Would You Join a Virtual Choir?

July 22, 2013

This wonderful choir shows how many disparate people can create one beautiful voice.


On June 24, the blog post asked the question, “Would You Dance and Sing in Public?” In describing Matthew “Matt” Harding’s dancing and singing tour of the world, I said I would only do it if the group were large enough to hide my inability to either dance or sing.
Today my answer to the question of whether I would join a virtual choir is absolutely no. I would never expose the choir to my lack of talent.
The video I highlight in this post is a twist on the theme of the earlier post. Rather than having a composer travel the world to find singers who will join him, live, on stage, Eric Whitacre creates “Virtual Choir” videos. In these videos, singers from around the world and from ages 6 to 98 record his compositions and — through the marvel of the Internet and lots of work — bring his compositions to life.
I first heard about Eric Whitacre on the TED video below.


Today, in the 4th Virtual Choir piece, there were 8,409 videos submitted featuring 5,905 singers from 101 countries. More and more people are attracted to this form of creative classical music.
I encourage you to visit Whitacre’s website and read the stories of singers who learned, rehearsed, and hummed their part in the creation of some of the most beautiful songs you’ll hear on the Internet.

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Here are a some related posts from this blog, and articles from the Support4Change website:


The Power of Introverts

July 19, 2012
“There’s zero correlation between being the best talker and having the best ideas.” – Susan Cain


The introduction to a video from TED (ideas worth spreading) begins with:

In a culture where being social and outgoing are prized above all else, it can be difficult, even shameful, to be an introvert. But, as Susan Cain argues in this passionate talk, introverts bring extraordinary talents and abilities to the world, and should be encouraged and celebrated.

Our world prizes extroverts — but Susan Cain makes a case for the quiet and contemplative.

Whether extrovert or introvert, I recommend you watch the following:

The Power of Introverts



Did you enjoy this post?
Here are a some related posts from this blog, and articles from the Support4Change website:


Where is Your Circle of Caring?

June 27 2011
The popular phrase, “What goes around comes around,” is expressed in this inspiring story of a teenager and a teacher.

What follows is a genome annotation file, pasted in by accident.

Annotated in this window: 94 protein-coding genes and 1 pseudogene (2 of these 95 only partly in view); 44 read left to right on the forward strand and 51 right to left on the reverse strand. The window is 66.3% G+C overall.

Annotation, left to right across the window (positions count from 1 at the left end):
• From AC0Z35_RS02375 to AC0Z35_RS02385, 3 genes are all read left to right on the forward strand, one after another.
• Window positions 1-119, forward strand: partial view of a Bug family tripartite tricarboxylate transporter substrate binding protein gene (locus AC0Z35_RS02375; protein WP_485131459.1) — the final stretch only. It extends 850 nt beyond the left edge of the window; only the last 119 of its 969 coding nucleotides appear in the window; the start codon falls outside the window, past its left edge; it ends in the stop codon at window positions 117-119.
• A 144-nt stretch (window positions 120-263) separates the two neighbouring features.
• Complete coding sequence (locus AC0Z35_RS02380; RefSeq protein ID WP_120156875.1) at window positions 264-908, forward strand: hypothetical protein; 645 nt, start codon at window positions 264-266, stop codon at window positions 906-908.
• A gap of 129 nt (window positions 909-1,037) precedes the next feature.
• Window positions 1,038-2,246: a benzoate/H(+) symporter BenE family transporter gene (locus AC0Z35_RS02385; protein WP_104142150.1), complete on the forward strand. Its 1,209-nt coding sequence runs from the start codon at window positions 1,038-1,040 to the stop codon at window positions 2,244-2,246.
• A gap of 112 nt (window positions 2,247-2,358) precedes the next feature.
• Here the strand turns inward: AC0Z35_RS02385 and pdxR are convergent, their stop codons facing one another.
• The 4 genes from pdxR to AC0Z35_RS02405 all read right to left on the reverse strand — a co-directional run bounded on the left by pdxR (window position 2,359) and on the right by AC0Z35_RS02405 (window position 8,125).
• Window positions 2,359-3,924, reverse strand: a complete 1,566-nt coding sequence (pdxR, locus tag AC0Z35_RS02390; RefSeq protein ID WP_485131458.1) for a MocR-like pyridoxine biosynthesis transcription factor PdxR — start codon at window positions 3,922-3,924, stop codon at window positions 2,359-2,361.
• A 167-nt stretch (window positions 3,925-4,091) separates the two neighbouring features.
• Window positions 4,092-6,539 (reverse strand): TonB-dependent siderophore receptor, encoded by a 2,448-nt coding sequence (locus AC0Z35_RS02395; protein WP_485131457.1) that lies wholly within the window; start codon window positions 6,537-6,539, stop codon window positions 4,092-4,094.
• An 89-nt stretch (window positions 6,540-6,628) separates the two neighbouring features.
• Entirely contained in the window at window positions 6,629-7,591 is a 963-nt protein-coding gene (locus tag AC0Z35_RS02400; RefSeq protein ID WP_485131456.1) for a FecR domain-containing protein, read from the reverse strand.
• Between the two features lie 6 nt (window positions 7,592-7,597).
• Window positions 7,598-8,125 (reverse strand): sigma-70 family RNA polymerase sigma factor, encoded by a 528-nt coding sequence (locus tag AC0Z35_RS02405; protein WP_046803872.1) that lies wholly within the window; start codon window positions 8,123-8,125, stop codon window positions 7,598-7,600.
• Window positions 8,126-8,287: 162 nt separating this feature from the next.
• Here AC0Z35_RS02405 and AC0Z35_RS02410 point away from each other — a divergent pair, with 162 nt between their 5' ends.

Ideas Worth Sharing

For me, the Internet is an absolutely fascinating resource for information and inspiration. And I have found that one of the greatest resources (outside of Wikipedia) is TED (Technology Entertainment and Design). This is a global set of conferences formed to disseminate “ideas worth spreading” where you can learn about a wide range of subjects that stretch the mind and touch the heart.

I like them so much that when I have limited time to pull together ideas for a post, or limited brain cells, I’ve decided to go to the TED website for inspiration. I will call these, and others that come along, “Ideas Worth Sharing.”

In any case, when I went there this morning I discovered a short video called A Circle of Caring.

It was given by Jok Church, who, according to Universal Uclick, receives more mail from children than anyone except Santa Claus. His comic strip Beakman & Jax was the inspiration for the television show Beakman’s World. And somehow during his career Church helped create a museum exhibit that has toured science centers and museums continually since 1998.

I knew nothing about him until a year ago when he presented a program called “Beckman on the Brain” at Caltech and came on stage wearing a wig and a lab coat. He had lots of unusual ways to show how the brain worked and was much appreciated by a large number of children and their enthusiastic parents.

This short TED video tells of how a teacher’s kindness was repaid years later. After the video, please consider the questions at the end of the post.


Questions for you today:

What has someone done for you sometime in the past that you were able to repay either for that person, or for someone else?

What did you do for someone else that they repaid you in a similar way, or responded in kind to someone else?